Saturday, March 28, 2015


Section 6(2) of the Residential Tenancies Act is the dirty little secret that nobody wants to talk about.  The tenant advocacy side keeps it quiet, as it would hurt their constituency if landlords became aware of it.  Many landlords don't know it exists, and if they did, rents would be jacked way up.

Landlords who know about the Section keep it quiet, as they don't want the newspapers to pick up on a story about an “egregious abuse” of the exemption.  Those in the know are happy to have it for themselves.  They've almost lost it before.
The exemption from the annual rent guideline increase first appeared in the Tenant Protection Act, 1998 (the “TPA”), and survived when the TPA was replaced by the Residential Tenancies Act, 2007 (the “RTA”).  It was added into the TPA in 1998 as a bone to developers since rent control was being put into place, and that was potentially a game-changer not just going forward, but it breached a trust retroactively.  

 Ostensibly it was included in the law to encourage future development; s.6(2) allows certain rental units to be exempt from the annual rent increase guideline which approximates CPI inflation.  The argument was that if the exemption wasn't provided, NOBODY would build new high-rise rentals.
So, the Tenant Protection Act came into force in June of 1998, not only exempting new construction going forward, but in some cases, going back to 1991 and beyond.

That section has seen its challenges.  There have been two failed private members bill in the legislature – one in 2010 and the most recent in 2013 – attempting to eliminate the so called "loophole".  
The section reads as follows, and refers to several sections of the RTA that do not apply in certain circumstances, but most importantly, exempts certain rental units from s.120 which creates the annual rent increase cap:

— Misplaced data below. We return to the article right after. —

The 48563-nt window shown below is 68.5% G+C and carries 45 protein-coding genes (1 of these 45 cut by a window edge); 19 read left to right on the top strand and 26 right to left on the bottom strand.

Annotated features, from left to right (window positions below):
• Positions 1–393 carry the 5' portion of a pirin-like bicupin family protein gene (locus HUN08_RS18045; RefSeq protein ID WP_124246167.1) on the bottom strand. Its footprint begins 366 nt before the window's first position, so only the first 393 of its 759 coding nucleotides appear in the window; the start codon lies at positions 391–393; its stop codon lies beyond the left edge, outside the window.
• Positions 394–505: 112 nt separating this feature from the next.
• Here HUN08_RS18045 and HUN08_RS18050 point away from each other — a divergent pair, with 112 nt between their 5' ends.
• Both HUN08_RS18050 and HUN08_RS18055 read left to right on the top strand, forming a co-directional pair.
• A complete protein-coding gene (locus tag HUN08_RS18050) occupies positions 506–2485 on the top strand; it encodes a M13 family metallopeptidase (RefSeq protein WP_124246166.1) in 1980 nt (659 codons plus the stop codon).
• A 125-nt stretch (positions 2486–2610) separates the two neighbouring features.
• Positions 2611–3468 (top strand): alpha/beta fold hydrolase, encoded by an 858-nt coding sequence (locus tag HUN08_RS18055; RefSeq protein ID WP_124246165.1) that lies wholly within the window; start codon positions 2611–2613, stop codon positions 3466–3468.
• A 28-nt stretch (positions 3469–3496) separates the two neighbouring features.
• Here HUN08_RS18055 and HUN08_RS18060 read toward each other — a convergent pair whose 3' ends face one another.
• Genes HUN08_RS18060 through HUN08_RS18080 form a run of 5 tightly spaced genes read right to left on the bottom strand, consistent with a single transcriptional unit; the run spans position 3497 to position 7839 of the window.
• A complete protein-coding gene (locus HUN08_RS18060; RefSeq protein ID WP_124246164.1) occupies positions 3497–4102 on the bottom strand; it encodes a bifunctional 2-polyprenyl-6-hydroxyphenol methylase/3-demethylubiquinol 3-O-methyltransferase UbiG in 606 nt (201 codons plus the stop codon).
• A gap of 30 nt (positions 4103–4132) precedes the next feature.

6(2)  Sections 104, 111, 112, 120, 121, 122, 126 to 133, 165 and 167 do not apply with respect to a rental unit if,
     (a) it was not occupied for any purpose before June 17, 1998;
     (b) it is a rental unit no part of which has been previously rented since July 29, 1975; or
     (c) no part of the building, mobile home park or land lease community was occupied for
     residential purposes before November 1, 1991.

Section 6(2) is badly written, and as a result is subject to a lot of different interpretations.  Divisional Court, a mid-level appellate court where Landlord and Tenant Board (the “Board” or “LTB”) decisions go for appeal, has only dealt with it a couple of times:

1.     Drewlo Holdings Inc. v. Weber, 2011 ONSC 6407 (CanLII).  The Court affirmed that the plain meaning of the word "building" includes a bungalow.  Good thing the Court didn’t say it must be a multi-unit building.  The decision didn’t have much value as the Court simply upheld the Board’s interpretation of the section as being reasonable and therefore not subject to appellate review.  That's called curial deference in appeal parlance.